by Barbara Pierce and Daniel B. Frye
The people at BLIND Incorporated have intentionally planned their center to be the smallest and most intimate of the three NFB adult training centers. For the first two months students were trained in two successive apartments, which meant crowded quarters and lots of inconvenience. Then the center moved to a downtown office building, which provided more space and a great location, but Joyce Scanlan, BLIND’s executive director during these formative years, always dreamed of housing the center in one of the city’s beautiful old mansions, where the extended-family character of the center would be reinforced by the graciousness of a lovely old home. In 1993 she found the Charles Pillsbury mansion, built in 1912 and owned at the time of this sale by the Guthrie Theater Foundation. Joyce decided that it was just what the BLIND Incorporated staff had been looking for. Some in the community resisted the idea of selling the building to a group of blind people on the questionable grounds that they could not appreciate its grandeur. But the NFB of Minnesota prevailed, and on December 27, 1993, BLIND, Inc., bought the property at 100 East 22nd Street. They moved in on March 26 and began the demanding job of transforming it into a modern training center for the blind without sacrificing the charm and beauty of the original structure. Later this year the staff, students, and Minnesota affiliate will celebrate complete ownership of the property with a mortgage-burning party. What follows in words and photographs are highlights of the Charles S. Pillsbury mansion and current home of BLIND Incorporated.
At the turn of the last century Charles Alfred Pillsbury and the Pillsbury family had amassed a fortune, mostly from milling flour. Sometime around 1912 his sons, Charles S. Pillsbury and his twin brother John, flipped a coin to determine which of them would take over the family mansion on East 22nd Street. Charles lost the coin toss and the family home, so he decided to build his own mansion across the street. Over the next two years he did so at a cost of $300,000. The house is basically English gothic with elements of Tudor, Jacobean, and Elizabethan architecture. It appears to be built of gray limestone blocks, but it is actually brick faced with a limestone facade. Charles was interested in the Chicago school of architecture called skyscraper, so he built his home using steel I-beams and poured concrete floors.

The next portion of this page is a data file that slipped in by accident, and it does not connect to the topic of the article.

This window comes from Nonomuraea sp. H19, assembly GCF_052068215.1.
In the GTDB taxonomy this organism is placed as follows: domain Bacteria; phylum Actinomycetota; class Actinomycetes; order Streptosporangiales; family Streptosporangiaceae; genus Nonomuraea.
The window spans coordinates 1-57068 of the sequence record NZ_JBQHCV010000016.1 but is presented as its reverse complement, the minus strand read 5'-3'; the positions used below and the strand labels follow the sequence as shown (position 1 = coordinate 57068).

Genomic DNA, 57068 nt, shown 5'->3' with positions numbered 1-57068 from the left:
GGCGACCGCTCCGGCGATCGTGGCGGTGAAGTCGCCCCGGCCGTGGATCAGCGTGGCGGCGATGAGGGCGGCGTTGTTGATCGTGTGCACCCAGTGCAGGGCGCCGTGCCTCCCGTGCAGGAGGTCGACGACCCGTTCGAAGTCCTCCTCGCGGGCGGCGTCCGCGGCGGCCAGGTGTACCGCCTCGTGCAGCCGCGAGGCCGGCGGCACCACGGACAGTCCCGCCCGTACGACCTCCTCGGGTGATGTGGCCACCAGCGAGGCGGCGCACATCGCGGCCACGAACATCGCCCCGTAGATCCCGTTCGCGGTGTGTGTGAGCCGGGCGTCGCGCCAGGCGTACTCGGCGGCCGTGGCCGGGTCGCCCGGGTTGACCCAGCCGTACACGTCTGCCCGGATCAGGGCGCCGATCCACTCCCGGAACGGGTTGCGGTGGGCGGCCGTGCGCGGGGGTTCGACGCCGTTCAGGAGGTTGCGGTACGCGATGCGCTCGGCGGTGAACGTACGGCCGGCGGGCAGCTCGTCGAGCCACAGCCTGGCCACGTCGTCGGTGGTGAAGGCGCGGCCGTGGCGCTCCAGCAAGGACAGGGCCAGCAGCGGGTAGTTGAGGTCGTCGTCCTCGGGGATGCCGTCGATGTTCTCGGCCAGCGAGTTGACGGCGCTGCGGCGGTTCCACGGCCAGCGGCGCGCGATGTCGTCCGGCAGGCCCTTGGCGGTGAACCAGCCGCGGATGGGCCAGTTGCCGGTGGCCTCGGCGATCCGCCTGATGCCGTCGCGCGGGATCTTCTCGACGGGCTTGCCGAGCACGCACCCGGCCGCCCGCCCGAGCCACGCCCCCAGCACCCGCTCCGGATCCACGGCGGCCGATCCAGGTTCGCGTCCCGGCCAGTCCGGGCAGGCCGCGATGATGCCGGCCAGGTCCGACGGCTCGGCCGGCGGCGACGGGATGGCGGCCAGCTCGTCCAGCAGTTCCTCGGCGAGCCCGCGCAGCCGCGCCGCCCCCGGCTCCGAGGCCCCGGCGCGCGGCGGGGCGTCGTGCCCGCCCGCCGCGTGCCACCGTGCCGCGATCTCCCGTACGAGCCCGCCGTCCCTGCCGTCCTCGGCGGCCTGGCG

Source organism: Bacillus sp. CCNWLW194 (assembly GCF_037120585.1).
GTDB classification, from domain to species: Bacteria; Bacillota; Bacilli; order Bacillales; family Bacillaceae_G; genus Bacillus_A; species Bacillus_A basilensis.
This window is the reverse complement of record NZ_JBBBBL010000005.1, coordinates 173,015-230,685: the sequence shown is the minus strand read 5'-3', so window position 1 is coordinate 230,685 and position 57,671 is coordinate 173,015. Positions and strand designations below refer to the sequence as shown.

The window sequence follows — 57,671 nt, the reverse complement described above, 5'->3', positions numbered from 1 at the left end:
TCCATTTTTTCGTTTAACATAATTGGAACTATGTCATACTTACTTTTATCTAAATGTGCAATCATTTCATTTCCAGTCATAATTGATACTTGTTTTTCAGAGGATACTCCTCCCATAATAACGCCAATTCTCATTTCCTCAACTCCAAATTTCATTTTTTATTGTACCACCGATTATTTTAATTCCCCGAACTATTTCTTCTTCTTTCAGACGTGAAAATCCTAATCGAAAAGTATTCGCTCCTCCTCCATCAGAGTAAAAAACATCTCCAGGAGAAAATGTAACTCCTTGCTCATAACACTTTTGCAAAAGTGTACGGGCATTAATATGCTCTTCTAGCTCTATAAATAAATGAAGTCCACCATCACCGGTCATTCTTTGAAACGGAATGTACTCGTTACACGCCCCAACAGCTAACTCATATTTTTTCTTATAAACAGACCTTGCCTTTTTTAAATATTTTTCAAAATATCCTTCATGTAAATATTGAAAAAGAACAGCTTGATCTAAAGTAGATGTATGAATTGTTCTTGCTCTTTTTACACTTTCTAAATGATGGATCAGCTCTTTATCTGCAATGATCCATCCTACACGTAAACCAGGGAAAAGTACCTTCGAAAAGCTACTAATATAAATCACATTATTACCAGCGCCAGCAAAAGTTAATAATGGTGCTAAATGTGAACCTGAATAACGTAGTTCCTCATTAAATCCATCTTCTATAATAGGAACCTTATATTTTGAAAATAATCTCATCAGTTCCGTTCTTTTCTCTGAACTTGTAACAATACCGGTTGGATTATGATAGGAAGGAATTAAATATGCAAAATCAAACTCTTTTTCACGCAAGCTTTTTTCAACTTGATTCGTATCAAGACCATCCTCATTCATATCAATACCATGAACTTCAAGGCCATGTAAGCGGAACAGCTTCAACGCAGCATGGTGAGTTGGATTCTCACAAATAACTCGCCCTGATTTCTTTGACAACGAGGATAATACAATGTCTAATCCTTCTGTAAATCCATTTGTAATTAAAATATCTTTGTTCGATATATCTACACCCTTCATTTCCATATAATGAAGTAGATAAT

The family used rooms on all four floors of the mansion. The family room and a card room next door used by the gentlemen shared the basement with storage areas. The main floor included the central hall, the library, the parlor, the conservatory and dining room, and the kitchen. The floor above housed bedrooms, bathrooms, closets, and personal suites for Mr. and Mrs. Pillsbury and their three daughters and one son. Even today, tucked away in a closet in Mrs. Pillsbury’s suite is the safe for her jewels. Unfortunately the combination is now lost. The top floor included servants’ rooms and a large ballroom with skylights that make the rooms airy and light.
Charles Pillsbury was determined to make his new home memorable even though he was not above cutting corners where he could. The floors in the public rooms appear to be constructed of wide teak boards pegged together, but they are actually teak veneer over poured concrete and oak flooring, which at the time was relatively inexpensive. This would seem to have been a cost-cutting measure. Yet the beautiful oak paneling in these rooms was imported from several English castles. Leaded glass windows grace a number of rooms, including the old conservatory with its bay containing grouped windows in what is now the BLIND Incorporated lunchroom. Painted-glass medallions from seventeenth-century European churches and castles have been integrated into several of the leaded windows on the main and second floors.
Pillsbury also imported a hand-carved quartersawn oak staircase from an English castle for his entrance hall. The parlor contains a massive carved oak fireplace imported from Shropshire, England. The library, now the executive director’s office, is dominated by a sculpted stone fireplace imported from the guild hall in Chester, England.
This fireplace survived the great fire of London in 1666 before being moved to Chester. But it enjoyed one further adventure on its way to the United States. Randolph Hearst actually bought the fireplace for his castle, San Simeon, in California. Charles Pillsbury learned about this find and attempted to buy the fireplace from Hearst. Knowing a good thing when he had found it, Hurst refused to sell, so Pillsbury asked if he could have a replica made before it was dismantled for shipping to the States. Hearst agreed to this, and the replica was made.